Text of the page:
LPO/Eschenbach Stephen Hough – Brahms, Mendelssohn & Schubert

Variations on a Theme by Haydn [St Anthony Chorale], Op.56a
Piano Concerto No.1 in G minor, Op.25
Symphony No.9 in C, D944 (Great)

Stephen Hough (piano)

London Philharmonic Orchestra
Christoph Eschenbach

Reviewed by: Colin Anderson

Reviewed: 14 March, 2009
Venue: Southbank Centre, London – Royal Festival Hall

Christoph Eschenbach. Photograph: Eric BrissaudIt seemed a long way for the otherwise-not-needed Rachel Gledhill to join us for a few pings on the triangle in the closing bars of Brahms’s Variations (not ‘on’ Haydn, it turns out, for the St Anthony Chorale is a traditional melody, one used not even in a piece by Haydn but Pleyel; still, Brahms was acting in good faith at the time).

Brahms’s place in the programme alongside Schubert was an honourable one, for he did, I believe, make an early edition of the ‘Great’ C major Symphony. However, the Tragic Overture would perhaps have been a greater foil to the joyous Mendelssohn that followed (and no triangle is required for it!), which should not be taken as any criticism of the performance, for the St Anthony Chorale itself was given with flow and elegance – and beautifully blended woodwinds – the succeeding Variations finely characterised, lovingly shaped as required (without indulgence) and athletic in the faster ones, vividly detailed, and then solemnised in the closing section.

Christoph Eschenbach’s surprisingly spacious tempo for Brahms’s finale was a convincing way in order to round-off what had been a particularly contrasted view of the Variations, one richly expressed and warmly played, yet without an ounce of excess fat.

A similar clarity informed Eschenbach’s decidedly personal view of the Schubert. Being ‘historically informed’ these days now makes such a performance seem miscalculated if deliciously individual. The slow introduction was very spacious, the two horn-players required to pick-out every note. We were already enjoying a “heavenly length” (Schumann) before a slight increase in tempo brought an Allegro that was very much ma non troppo, but given with buoyancy, and delicacy, motifs traced through the orchestra with transparent ease. Such lucidity was a hallmark of this performance. Eschenbach could usefully have repeated the exposition, for what followed bordered on the extraordinary, a slow movement (albeit one marked Andante con moto) that began with very deliberate tread, became slower, and slower still – and wonderfully rapt – for the glorious melody that could be regarded as ‘third subject’, horn calls taking us even further into a rarefied environment.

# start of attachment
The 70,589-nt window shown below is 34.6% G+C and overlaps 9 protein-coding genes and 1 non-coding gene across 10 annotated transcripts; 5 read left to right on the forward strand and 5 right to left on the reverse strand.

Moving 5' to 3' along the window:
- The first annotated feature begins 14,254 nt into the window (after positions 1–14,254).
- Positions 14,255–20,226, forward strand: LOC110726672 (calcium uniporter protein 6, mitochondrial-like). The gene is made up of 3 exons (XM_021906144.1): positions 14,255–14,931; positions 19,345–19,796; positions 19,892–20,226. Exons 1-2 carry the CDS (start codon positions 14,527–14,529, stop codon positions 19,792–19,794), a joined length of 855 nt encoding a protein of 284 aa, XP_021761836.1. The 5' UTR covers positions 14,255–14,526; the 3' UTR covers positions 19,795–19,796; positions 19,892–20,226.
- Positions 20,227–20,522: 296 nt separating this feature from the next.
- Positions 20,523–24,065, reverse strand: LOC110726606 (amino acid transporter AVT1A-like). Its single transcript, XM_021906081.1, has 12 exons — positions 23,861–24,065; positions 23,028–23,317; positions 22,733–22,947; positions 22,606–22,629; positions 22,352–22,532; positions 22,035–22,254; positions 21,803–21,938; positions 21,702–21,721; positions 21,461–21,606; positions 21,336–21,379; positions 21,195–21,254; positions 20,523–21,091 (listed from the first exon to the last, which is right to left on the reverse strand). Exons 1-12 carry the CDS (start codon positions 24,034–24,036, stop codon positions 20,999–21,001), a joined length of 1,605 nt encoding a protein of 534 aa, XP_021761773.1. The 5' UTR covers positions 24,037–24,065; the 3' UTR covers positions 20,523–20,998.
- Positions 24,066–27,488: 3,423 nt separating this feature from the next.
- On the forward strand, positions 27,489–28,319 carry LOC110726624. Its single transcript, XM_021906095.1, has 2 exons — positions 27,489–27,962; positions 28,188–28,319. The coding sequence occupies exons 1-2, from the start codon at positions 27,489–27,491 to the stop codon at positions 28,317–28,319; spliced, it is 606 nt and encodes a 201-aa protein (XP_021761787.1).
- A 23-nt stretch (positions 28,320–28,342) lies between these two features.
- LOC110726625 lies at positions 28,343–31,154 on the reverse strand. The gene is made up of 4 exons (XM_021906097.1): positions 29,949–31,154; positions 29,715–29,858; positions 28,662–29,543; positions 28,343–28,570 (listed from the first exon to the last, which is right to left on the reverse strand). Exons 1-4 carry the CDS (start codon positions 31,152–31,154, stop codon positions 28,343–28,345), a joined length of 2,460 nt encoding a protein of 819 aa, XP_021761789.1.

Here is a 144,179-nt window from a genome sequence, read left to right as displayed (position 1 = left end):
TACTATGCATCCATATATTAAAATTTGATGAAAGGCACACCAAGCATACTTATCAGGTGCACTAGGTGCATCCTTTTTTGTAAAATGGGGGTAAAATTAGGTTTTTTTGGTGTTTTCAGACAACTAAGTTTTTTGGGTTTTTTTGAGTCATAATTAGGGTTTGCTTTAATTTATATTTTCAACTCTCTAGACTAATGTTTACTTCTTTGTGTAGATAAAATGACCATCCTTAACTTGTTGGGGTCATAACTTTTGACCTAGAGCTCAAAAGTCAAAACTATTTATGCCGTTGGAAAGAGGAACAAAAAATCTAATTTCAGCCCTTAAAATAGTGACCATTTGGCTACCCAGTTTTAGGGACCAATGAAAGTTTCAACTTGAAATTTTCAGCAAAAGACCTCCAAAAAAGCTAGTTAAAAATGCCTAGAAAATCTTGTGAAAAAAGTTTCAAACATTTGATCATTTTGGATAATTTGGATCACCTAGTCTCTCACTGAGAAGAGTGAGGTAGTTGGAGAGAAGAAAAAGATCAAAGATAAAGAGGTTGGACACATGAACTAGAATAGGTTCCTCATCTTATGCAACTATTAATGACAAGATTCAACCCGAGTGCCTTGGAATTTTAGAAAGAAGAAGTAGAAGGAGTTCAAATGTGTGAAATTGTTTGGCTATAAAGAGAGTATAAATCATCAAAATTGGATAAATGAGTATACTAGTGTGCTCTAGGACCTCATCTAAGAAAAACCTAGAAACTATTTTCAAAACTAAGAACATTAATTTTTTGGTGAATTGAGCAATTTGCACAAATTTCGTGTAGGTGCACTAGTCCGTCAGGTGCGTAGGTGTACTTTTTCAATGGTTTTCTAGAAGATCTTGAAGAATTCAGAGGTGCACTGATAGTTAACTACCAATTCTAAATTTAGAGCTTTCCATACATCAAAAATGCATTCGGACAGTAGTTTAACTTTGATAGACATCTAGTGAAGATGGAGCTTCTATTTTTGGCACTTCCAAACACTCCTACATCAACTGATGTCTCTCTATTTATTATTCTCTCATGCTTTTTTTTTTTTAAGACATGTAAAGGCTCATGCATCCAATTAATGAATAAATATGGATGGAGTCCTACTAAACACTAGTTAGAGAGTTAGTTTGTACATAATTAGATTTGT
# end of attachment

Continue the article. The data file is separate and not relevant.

If, over 18 minutes (check that timing out with the average), Eschenbach’s concept seemed just a little ‘designer’, and the climax’s punch was a little pulled, this was a fascinating traversal, deeply expressive and also exposing of internal mechanics; aesthetically pleasing, too. Yet, with a first movement (even as majestic as here) now dwarfed by the expanse of the second one, the remaining two movements then surprised by the drive that Eschenbach gave to both, the scherzo (joyous) and trio scaled-down with the minimum of repeats (the two longest eschewed), the trio taking on a life of its own in its unhurried lilt. Come the finale, one might have anticipated something of the gemütlich quality that Barbirolli and Knappertsbusch brought to it. Quite the reverse, this was an exhilarating fly-through, no concessions made to the string-players (none needed), yet without sounding relentless and leading to a sonorous and uplifting conclusion.

Throughout this unusually absorbing, and flexible, performance, Eschenbach’s keen ear for detail and dynamics, and integration of brass, ensured clarity and wholeness, the LPO on top form.

Stephen HoughThe concert’s centrepiece was Mendelssohn’s compact and engaging Piano Concerto No.1, its outer movements played with panache by Stephen Hough. As a complete contrast to such joie de vivre, the central slow movement was exquisitely revealed, the LPO’s cellos and violas aurally hugging the soloist centre-stage (another productive consequence of Eschenbach requiring antiphonal violins) and opening up a Romantic picture, day-dreaming in a forest (something like that). As an encore, Hough continued that mood, ‘Träumerei’ from Schumann’s Kinderszenen, tenderly realised, and saying much without any need to distort the line.

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